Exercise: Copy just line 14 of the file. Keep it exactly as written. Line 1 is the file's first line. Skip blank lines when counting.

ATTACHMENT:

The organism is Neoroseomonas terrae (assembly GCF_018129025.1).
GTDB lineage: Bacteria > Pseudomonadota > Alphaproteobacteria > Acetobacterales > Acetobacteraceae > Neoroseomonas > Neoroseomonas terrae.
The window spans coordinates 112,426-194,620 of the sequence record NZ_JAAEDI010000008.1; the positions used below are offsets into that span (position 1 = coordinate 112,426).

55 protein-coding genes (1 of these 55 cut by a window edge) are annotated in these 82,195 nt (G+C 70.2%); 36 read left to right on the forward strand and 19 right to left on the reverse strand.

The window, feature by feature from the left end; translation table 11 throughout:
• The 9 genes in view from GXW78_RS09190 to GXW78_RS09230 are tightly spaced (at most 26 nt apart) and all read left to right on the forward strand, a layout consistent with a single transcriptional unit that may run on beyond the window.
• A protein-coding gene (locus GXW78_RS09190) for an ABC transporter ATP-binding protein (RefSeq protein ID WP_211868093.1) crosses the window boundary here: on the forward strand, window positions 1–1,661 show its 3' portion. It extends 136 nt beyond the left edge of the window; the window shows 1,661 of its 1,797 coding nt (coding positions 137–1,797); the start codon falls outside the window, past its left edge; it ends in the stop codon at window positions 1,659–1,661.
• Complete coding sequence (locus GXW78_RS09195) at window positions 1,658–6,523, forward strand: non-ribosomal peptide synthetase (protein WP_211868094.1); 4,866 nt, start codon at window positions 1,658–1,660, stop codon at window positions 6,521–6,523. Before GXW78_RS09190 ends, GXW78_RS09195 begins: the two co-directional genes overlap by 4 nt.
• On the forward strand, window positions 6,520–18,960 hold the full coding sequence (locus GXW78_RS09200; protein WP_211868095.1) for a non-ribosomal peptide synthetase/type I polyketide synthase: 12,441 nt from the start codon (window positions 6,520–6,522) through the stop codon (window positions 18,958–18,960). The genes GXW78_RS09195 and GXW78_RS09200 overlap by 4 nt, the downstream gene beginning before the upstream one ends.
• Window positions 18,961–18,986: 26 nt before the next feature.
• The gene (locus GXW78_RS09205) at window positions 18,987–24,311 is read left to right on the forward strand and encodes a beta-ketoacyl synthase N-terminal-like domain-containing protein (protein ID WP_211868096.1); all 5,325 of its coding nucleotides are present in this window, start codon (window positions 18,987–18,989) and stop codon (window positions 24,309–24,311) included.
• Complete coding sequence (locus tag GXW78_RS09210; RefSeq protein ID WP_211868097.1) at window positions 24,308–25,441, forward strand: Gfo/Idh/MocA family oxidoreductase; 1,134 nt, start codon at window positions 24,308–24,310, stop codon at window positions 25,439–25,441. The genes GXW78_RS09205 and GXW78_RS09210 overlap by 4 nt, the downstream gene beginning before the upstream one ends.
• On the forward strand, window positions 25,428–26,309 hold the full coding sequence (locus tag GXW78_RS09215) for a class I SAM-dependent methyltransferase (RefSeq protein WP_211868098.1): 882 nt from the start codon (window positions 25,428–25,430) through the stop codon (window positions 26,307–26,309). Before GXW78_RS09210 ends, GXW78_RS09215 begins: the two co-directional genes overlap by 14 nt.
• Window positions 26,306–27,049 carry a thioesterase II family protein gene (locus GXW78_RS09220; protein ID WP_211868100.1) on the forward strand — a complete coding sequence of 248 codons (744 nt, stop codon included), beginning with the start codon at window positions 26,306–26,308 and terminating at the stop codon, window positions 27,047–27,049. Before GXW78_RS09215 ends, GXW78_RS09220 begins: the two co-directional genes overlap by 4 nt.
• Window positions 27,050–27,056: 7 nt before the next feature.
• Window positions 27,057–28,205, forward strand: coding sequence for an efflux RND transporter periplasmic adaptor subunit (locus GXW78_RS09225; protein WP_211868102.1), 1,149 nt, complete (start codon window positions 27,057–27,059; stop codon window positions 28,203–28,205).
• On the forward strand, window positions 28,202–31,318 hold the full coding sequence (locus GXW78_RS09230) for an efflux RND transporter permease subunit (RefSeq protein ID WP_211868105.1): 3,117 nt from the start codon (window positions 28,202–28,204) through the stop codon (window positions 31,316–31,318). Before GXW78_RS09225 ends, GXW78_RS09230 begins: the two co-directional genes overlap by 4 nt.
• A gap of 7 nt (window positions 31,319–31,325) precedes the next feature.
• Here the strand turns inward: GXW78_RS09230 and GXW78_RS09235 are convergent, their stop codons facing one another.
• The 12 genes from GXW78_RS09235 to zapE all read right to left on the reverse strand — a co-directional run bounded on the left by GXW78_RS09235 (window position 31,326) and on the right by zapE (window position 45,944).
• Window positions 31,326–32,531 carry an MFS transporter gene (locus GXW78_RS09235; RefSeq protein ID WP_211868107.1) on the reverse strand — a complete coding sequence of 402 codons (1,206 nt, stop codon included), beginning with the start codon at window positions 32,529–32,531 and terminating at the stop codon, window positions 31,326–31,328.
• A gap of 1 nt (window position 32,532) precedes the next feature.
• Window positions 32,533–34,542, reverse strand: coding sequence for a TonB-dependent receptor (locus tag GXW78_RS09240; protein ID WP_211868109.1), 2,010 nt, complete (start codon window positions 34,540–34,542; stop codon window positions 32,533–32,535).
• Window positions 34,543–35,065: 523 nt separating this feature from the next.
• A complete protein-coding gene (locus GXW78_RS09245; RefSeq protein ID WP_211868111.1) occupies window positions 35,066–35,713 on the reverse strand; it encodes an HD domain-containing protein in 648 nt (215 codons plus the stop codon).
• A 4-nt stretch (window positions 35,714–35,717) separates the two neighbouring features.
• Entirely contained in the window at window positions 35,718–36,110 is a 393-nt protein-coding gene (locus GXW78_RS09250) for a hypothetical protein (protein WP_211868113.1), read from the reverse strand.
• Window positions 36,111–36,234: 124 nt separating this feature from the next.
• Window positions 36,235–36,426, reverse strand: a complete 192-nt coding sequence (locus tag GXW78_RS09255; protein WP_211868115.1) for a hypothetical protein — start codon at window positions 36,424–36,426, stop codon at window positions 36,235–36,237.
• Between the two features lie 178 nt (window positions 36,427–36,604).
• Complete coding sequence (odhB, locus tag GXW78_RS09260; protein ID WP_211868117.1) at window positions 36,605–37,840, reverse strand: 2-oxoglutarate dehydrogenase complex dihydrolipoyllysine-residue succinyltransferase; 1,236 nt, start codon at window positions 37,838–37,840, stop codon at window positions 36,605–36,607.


• Window positions 26,306–27,049 carry a thioesterase II family protein gene (locus GXW78_RS09220; protein ID WP_211868100.1) on the forward strand — a complete coding sequence of 248 codons (744 nt, stop codon included), beginning with the start codon at window positions 26,306–26,308 and terminating at the stop codon, window positions 27,047–27,049. Before GXW78_RS09215 ends, GXW78_RS09220 begins: the two co-directional genes overlap by 4 nt.